About this text
Suomettaren kosijat (The suitors of Maid Finland) shows many of the typical features of ‘Kalevala poetry’. Like all poetry in the genre, it is unrhymed and in trochaic tetrameter — that is, it has eight syllables in each line, with stress on the first syllable and every other syllable thereafter. It is highly alliterative; the alliteration is such an important feature of the style that it occasionally overrides narrative coherence. (For example, we are told that the number of suitors is variously three and nine — but the number nine simply arises from alliteration with a word for ‘suitor’!)
There are frequent repetitions, a memory-aid feature found in nearly all orally transmitted literature. Triple repetition of the kind found in many folk traditions (it is always the third prince who gets the princess, etc.) can be seen in this text only in the fact that there are three suitors. Usually ‘Kalevala poetry’ has this repetition working on several levels: a hero may have three adventures, with three stages in each adventure and with triple epithets applied to everyone and everything appearing in the story. Even a simple action such as chopping down a tree may be mentioned three times:
Once he struck it, twice he struck it,
And he struck it yet a third time...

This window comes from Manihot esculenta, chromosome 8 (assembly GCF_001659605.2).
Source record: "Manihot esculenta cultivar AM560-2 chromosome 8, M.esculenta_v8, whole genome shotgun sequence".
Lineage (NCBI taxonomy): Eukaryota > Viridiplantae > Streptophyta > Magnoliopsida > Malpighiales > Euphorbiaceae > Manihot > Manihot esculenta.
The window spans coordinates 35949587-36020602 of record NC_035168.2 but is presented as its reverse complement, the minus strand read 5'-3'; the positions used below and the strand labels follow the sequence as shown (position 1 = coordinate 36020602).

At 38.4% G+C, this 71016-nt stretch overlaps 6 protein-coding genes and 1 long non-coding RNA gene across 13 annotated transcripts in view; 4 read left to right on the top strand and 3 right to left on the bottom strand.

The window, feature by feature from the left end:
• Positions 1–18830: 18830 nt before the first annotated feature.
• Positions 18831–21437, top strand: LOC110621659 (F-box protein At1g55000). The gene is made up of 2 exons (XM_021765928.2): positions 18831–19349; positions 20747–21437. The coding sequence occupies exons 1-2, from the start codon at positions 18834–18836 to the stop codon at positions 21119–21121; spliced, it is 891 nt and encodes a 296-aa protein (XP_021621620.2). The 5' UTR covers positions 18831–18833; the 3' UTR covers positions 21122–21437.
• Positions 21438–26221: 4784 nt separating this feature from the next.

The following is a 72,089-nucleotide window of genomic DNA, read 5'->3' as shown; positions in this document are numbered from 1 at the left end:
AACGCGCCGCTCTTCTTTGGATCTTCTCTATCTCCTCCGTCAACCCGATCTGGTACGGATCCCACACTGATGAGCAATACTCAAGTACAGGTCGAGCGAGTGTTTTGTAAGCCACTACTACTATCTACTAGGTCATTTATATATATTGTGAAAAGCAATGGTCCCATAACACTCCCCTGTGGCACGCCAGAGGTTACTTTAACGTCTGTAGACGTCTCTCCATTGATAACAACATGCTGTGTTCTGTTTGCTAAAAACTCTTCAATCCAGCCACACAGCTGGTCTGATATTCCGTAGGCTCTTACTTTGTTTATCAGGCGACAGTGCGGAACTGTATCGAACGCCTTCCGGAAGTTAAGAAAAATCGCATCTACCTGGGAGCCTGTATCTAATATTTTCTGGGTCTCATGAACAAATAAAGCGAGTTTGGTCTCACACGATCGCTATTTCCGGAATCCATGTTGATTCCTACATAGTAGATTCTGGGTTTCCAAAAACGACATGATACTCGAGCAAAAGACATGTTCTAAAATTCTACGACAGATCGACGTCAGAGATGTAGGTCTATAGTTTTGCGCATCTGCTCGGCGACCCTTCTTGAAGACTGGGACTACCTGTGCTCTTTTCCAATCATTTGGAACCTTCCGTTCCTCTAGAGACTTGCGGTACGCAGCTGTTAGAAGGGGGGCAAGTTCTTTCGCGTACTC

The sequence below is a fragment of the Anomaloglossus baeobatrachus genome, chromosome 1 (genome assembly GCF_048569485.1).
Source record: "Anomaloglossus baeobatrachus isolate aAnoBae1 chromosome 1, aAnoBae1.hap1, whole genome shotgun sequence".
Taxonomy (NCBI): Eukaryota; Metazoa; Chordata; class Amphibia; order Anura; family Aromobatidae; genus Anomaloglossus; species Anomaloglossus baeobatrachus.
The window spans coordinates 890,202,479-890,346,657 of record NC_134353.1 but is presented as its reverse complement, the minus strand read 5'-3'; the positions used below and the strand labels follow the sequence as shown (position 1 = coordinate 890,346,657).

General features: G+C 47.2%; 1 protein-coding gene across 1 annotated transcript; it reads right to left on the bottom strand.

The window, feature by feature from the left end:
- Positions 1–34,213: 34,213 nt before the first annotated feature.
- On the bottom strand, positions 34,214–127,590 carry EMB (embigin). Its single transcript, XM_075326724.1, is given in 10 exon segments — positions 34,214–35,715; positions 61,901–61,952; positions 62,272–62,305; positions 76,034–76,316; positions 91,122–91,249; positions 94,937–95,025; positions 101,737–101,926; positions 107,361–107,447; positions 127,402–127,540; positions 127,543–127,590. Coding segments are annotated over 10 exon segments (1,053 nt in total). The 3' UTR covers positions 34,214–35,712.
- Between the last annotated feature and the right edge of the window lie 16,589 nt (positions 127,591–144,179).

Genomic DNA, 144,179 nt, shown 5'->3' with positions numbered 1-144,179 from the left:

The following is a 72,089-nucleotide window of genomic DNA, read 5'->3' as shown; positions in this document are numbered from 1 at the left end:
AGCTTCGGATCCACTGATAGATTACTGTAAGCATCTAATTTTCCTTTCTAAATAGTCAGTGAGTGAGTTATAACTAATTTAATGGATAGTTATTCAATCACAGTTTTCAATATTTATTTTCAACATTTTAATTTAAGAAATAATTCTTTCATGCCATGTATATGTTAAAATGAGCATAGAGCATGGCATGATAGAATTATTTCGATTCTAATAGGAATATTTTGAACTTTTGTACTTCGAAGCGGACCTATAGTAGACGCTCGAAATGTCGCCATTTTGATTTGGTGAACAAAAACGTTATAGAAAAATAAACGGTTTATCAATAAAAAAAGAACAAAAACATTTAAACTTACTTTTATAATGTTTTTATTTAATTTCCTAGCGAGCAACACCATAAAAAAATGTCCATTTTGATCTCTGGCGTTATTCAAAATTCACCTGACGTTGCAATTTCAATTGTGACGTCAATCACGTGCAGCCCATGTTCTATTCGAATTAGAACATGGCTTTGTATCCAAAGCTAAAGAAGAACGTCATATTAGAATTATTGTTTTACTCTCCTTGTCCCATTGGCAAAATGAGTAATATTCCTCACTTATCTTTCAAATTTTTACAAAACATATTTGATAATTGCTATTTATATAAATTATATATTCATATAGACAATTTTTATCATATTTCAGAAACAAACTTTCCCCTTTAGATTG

What is also unusual in this text is that it is one of the very few poems in the entire genre that treats the Sun and the Moon as separate entities. Usually, these two are mentioned together as manifestations of the concept of ‘celestial body’:
The Sun would never shine upon him,
Nor the Moon shed light upon him...
Even closer than the pairing of Sun and Moon, however, is the pairing of gold and silver, which without fail (and indeed in the present text) appear together as interchangeable descriptions for the concept of ‘precious metal’ or ‘richness’. There are many pairs like this in ‘Kalevala poetry’ — in many cases they exist merely for the sake of alliterative repetition of the same concept at the expense of accuracy. These repetitive devices, often in the form of invariable formulas, are of course a memory aid, intended to allow the singer/chanter to ‘play for time’ while thinking out the next section.
Suomettaren kosijat was, naturally enough, found extremely suitable by the National Romantics as an allegory for Finland as a nation: The image of Finland as a maiden is an old one, and in this poem she refuses the scorching Sun and the changeable Moon for the modest but steadfast North Star. Although it was originally not created for that purpose, the poem does project a highly appropriate image of Finland’s northerly location and her poor but honest people.
About this setting
I need to point out first of all something that will be immediately apparent to Finnish performers and listeners: the musical material of this setting relies heavily on traditional Finnish tunes — not the stanzaic folk songs of the 19th century but the ancient melodic stock that is associated with 'Kalevala poetry'. In its most familiar form, it consists of paired phrases in 5/4 time, the final two notes of each phrase being the same. Usually only a single pair of phrases is used, with variations; the melody is in fact less important than the text, and it is difficult to say whether recitations of poetry in this genre should be described as singing or chanting.